Sometimes you will be caught between a rock and a hard place. For example: You really need to upgrade your Rails application because Heroku is discontinuing your stack in two weeks so you don't have the time to write an entire test suite.
Sometimes the situation will be that your boss really needs you to upgrade Ruby or Rails to use a version that gets security updates and they won't allow you to write tests beforehand.
This article will explain how to ship a Rails upgrade project without a test suite. If your application has no tests, you will learn how to upgrade without having to write tests first.
- Set up Staging
- Check the Changelog
- Write a Testing Script
- Set up Error Tracking
- Set up Dual Booting
- Upgrade Development and Test
- Deploy to Staging and Test
- Deploy to Production
- If you have the time, write integration tests
Have a staging server that is identical to your production server. You will need to thoroughly test your changes in a staging environment before you deploy any changes to production.
Strive to make this environment as similar to production as possible. Fill it up with production-like data, so that you can test real world scenarios.
Many of the changes in the new Rails version won't affect your application. Read the most notable changes in the changelog and manually find whether the APIs that changed are getting used in your application's code.
In this step there will be a lot of grepping or finding in files within your code editor. If you want to learn how to do this, we wrote an article about that: How we upgrade Rails applications
If you know the application from top to bottom, write down several manual test scenarios. If you don't, work with the product owner to define a set of steps that you can run to smoke test the application in your development, staging, and production environments.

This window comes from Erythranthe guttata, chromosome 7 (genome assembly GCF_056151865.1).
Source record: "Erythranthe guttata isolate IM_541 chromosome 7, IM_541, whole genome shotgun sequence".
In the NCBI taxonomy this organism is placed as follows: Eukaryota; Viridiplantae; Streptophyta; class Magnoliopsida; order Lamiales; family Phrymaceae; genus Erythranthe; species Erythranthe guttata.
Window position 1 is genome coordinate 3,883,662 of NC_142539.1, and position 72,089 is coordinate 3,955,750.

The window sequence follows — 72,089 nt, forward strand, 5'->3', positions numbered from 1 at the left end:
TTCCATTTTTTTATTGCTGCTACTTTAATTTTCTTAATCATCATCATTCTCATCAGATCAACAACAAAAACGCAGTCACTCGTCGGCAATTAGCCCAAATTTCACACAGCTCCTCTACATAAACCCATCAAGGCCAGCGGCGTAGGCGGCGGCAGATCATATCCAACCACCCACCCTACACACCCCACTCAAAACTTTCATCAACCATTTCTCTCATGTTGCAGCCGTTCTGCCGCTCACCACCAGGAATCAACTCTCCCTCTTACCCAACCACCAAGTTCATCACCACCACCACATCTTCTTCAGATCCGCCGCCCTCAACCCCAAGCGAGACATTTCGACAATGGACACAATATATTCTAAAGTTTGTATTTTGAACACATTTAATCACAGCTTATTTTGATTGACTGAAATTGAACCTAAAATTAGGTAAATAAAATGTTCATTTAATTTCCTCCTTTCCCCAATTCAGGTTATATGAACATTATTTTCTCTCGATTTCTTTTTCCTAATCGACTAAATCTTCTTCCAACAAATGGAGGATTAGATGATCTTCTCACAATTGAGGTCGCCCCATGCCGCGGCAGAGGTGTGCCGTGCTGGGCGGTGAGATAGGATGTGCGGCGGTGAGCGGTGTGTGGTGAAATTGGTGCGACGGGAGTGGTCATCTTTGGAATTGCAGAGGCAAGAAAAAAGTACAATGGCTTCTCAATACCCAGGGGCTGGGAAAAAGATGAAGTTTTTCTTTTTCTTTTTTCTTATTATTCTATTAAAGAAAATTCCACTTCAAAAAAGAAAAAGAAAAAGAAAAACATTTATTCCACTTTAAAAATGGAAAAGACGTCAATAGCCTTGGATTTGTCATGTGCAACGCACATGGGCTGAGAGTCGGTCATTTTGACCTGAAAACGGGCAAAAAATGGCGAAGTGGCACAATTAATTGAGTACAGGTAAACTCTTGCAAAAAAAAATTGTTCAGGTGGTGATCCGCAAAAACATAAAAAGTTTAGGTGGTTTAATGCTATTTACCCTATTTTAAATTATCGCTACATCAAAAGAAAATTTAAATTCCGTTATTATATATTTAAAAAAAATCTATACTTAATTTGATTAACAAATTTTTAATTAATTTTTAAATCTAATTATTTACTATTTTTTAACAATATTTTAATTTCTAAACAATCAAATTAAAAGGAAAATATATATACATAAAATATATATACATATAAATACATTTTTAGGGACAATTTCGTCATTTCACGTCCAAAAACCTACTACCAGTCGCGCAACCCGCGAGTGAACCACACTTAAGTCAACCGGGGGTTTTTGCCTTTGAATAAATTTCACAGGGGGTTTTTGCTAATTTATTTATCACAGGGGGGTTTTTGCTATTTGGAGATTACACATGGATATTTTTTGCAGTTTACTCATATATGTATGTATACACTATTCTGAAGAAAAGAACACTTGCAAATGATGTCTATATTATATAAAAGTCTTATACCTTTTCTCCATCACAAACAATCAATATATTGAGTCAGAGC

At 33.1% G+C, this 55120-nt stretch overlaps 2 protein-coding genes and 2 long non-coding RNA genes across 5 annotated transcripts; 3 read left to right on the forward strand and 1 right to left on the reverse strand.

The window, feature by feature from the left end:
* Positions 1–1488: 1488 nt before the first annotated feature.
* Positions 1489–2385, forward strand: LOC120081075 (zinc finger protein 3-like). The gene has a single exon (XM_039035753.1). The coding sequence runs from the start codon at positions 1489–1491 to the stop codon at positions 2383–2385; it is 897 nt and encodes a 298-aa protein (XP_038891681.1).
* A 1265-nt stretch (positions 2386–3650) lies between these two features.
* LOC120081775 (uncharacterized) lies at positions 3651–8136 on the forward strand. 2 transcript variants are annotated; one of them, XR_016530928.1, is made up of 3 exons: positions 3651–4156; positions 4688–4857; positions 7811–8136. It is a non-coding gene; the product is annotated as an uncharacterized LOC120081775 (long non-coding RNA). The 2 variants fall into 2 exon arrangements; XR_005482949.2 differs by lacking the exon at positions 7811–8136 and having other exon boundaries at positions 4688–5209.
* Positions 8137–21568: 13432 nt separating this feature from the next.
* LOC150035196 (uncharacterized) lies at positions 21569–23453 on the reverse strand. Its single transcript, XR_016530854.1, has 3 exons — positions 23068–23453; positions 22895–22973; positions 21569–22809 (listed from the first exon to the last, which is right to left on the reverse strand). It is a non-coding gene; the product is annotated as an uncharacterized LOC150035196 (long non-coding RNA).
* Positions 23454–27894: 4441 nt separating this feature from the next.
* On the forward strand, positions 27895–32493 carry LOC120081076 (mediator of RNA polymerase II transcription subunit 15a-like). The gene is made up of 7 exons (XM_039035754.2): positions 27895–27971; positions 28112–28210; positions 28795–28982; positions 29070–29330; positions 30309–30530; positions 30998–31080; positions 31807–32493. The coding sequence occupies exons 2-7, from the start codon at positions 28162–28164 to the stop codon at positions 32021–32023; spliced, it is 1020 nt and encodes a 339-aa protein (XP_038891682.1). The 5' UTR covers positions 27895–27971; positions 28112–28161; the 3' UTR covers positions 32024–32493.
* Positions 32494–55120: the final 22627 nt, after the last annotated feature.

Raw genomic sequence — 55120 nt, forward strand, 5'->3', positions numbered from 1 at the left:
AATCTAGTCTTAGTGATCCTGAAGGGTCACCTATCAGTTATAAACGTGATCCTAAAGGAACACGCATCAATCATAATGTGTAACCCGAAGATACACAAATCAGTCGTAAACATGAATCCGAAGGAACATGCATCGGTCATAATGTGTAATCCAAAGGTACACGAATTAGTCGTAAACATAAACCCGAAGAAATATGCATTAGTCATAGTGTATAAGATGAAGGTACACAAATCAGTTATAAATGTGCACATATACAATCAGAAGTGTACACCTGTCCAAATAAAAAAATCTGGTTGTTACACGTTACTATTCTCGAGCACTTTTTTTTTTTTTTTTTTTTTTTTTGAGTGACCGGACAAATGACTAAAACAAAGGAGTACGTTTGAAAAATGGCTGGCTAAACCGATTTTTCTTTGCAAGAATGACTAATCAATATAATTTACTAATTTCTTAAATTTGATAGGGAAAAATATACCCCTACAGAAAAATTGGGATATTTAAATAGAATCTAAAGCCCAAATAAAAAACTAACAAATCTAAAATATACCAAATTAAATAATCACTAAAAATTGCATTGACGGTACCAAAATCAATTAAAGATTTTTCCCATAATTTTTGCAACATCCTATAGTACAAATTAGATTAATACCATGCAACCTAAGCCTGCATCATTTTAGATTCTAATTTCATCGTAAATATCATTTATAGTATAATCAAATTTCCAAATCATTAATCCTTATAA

If you don't have this configured, make sure that you set it up before you deploy anything to staging or production.
There are many options when it comes to error tracking. Some of the most popular alternatives are Sentry; Honeybadger; or Rollbar. This will come in handy when you deploy your code and you get real users using your application on the new version of Rails.
Considering your application does not have a test suite, I can guarantee that you will get exception notifications once your code is live. You want to make sure that you can get all the necessary information so that you can quickly patch those bugs.
Even applications with a solid test suite and great code coverage will find exceptions in production. So this is a great idea even if you are not deploying a major Rails upgrade. :)
This will help you with the next steps across all your environments. Using this technique you will save a lot of time, because you will be able to run your application with Rails X or Y by changing a single environment variable.
We have explained how to dual boot in this article:How to Dual Boot Ruby on Rails
If you have set up dual booting correctly, you will be able to run your current Rails version like this: